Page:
Jul 30, 2016

Tue, Jul 30, 1946: a civilian

"Have you wondered what has happened to me?  I'm a civilian now -- and have been since about noon last Friday -- but there has been no time to write until now....
“Last Friday at 6 A.M. Walt Brunhumer came by my room to awaken me. After a hearty breakfast we still managed to get to the discharge center behind only Jim Spillane and Phil Walker--two Boulder men.  By the time they unlocked the center (7:45) a sizeable crowd was gathered.  We were early enough to go through with the first group.  After filling out many forms and hearing a number of instructive lectures, 23 signatures and five finger printings later -- we had our discharge buttons and certificates in our possession.  The center had a congenial staff--the old medical captain with his amusing quips: 'Were you nervous in the service, son?' and 'Don't you know that you were too old to have measles?' the personnel man who gave us a lot of angles on GI benefits which we hadn't thought about--some of which might evade the spirit of the laws, and the athletic-minded chaplain with his anecdotes about football: 'Even though the football season is over keep in there pitching for the old school'--this he applied to our case by substituting the words 'country' and 'war'....
"My plans call for a trip up to Chicago tomorrow to see John.  Aunt Nell thinks it would be nice if I stop here on the way back through since Uncle Orville's Aunt Frances, and Joyce will be here--so I'll be around for the family dinner Sunday--and I may stay on until Tuesday since Aunt Nell thinks it would be a good idea.  Also, I plan to stop over in Missouri -- so I don't know exactly what day I'll be back home."

--Letter from my father, Decatur, Illinois, to his family, Bloomington, Kans., Tuesday, July 30, 1946.

Jul 27, 2016

Sat, Jul 27, 1946: funny notions

“I bet you think I’ve fallen in.  But I haven’t.  Now the problem is to get two weeks into less than a pamphlet. Well, I can’t be as detailed as I’d like.  Somehow last week was simply swamped and rushed.  If only I had a typewriter now!  Well – I made the preacher’s wife jealous in California [a town in Missouri]….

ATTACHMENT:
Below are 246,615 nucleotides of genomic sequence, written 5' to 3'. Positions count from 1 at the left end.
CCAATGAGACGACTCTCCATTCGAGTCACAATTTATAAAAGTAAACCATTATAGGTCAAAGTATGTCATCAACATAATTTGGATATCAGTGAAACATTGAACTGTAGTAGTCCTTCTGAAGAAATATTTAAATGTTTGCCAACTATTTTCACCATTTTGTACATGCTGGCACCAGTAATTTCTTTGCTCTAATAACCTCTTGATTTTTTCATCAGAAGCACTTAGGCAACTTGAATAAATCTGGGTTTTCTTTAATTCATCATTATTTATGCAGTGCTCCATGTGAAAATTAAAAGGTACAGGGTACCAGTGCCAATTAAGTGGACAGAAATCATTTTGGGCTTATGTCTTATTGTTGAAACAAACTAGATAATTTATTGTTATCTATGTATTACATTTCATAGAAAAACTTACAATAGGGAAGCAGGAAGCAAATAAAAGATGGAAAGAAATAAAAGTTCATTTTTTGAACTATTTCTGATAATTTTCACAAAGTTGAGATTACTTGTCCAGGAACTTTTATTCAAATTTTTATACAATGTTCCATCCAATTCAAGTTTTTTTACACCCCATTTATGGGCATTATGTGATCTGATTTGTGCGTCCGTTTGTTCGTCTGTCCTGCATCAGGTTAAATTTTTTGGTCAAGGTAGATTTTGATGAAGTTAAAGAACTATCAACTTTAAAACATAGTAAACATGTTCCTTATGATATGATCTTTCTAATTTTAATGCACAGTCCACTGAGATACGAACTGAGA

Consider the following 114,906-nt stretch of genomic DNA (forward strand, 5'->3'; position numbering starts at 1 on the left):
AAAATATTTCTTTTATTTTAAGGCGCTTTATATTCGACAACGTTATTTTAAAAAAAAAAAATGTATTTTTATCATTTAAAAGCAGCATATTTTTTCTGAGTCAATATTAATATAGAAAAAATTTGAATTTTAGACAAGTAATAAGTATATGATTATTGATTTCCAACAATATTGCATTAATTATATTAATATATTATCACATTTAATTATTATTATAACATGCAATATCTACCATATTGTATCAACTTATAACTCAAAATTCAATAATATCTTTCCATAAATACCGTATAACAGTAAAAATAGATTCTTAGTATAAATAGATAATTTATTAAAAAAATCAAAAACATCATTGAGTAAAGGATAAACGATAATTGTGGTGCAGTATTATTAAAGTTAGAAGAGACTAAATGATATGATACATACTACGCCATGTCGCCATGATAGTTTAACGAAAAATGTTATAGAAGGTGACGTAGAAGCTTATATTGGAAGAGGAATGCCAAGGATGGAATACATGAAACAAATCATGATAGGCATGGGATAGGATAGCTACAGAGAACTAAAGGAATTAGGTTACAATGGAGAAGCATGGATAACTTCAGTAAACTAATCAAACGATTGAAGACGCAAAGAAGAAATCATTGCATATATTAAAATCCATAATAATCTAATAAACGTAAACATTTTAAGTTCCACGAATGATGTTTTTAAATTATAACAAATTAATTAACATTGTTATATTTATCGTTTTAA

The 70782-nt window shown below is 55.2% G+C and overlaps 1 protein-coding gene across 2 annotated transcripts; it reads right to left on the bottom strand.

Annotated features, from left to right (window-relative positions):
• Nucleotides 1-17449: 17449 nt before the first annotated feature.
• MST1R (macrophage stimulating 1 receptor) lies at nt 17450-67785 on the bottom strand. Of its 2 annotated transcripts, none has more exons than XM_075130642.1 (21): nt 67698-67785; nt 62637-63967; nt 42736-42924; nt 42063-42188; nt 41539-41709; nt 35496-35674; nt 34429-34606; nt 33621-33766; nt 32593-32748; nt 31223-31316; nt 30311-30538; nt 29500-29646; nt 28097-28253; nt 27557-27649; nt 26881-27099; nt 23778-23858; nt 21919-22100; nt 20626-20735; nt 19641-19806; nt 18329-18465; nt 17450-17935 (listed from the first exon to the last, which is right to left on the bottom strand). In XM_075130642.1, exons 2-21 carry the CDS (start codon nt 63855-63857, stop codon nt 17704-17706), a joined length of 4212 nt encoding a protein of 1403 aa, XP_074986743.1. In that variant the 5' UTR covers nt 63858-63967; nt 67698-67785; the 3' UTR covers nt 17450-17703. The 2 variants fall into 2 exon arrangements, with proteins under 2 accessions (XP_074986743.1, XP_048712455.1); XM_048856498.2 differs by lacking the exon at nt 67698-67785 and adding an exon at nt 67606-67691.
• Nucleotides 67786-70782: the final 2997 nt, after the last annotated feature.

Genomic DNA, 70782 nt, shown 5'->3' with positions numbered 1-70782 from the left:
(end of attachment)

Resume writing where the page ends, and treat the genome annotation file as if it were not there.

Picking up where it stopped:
“I am anxiously awaiting further discussion of later summer plans.  It looks as if Dot’s folks could take me to St. Louis & I could leave from there.  However, I will do what you want me to.  I promised this summer to go where sent & conduct myself as a good servant of Jesus Christ, so I guess another week wouldn’t hurt.  I at least know my traveling companions for that week….
“Mr. Hesler at California was marvelous.  So was Mr. Yoes[?] at Dexter.  But Mrs. Heslor was a funny one – an Easterner – no sense of humor & Mr. Hesler was clever as can be – She got funny notions. However I had no intention of taking her husband away.  I didn’t even know she had this notion until we left…."
--Letter from my mother, Charleston, Missouri, to her family, [likely in Hutchison, Kans.], Saturday, July 27, 1946.

Jul 18, 2016

Thu, Jul 18, 1946: overseas jobs

"Monday morning I dropped over to the Pentagon Bldg. for an interview with Mr. Nott who is handling overseas jobs for the War Dept.... Tuesday he called up Mrs. Farrow -- the Korean War Dept. worker in our offices who handles proficiency tests -- and said that he had jobs for five of the men who had applied -- my name among the five.... Tuesday night I was all set to accept the job [in Japan] until I went home at 11:30 P.M. to find Mom's letter waiting for me.  Mrs. Sellar's has a room open; so I decided to go to college & get my degree-- and I left the door open for a job next summer in Japan."

--Letter from my father, Washington, D.C., to my grandmother, Bloomington, Kans., Thursday, July 18, 1946.

Thu, Jul 18, 1946: real farmers

“We gals became real farmers—drove tractors, watched turkeys hatch, ‘snoopervised’ the building of a new turkey house, and had blackberries and turkey eggs for breakfast.  All this was at the home where Dot and Ruth were lucky enough to stay at Gray Summit, or rather out of Gray Summit on ‘Hardeman Boulevard.’  These same Hardemans were three-fourth of the reason we had such a good start to our summer.  None of us had ever known a family that made such a place in our hearts in such a short time.”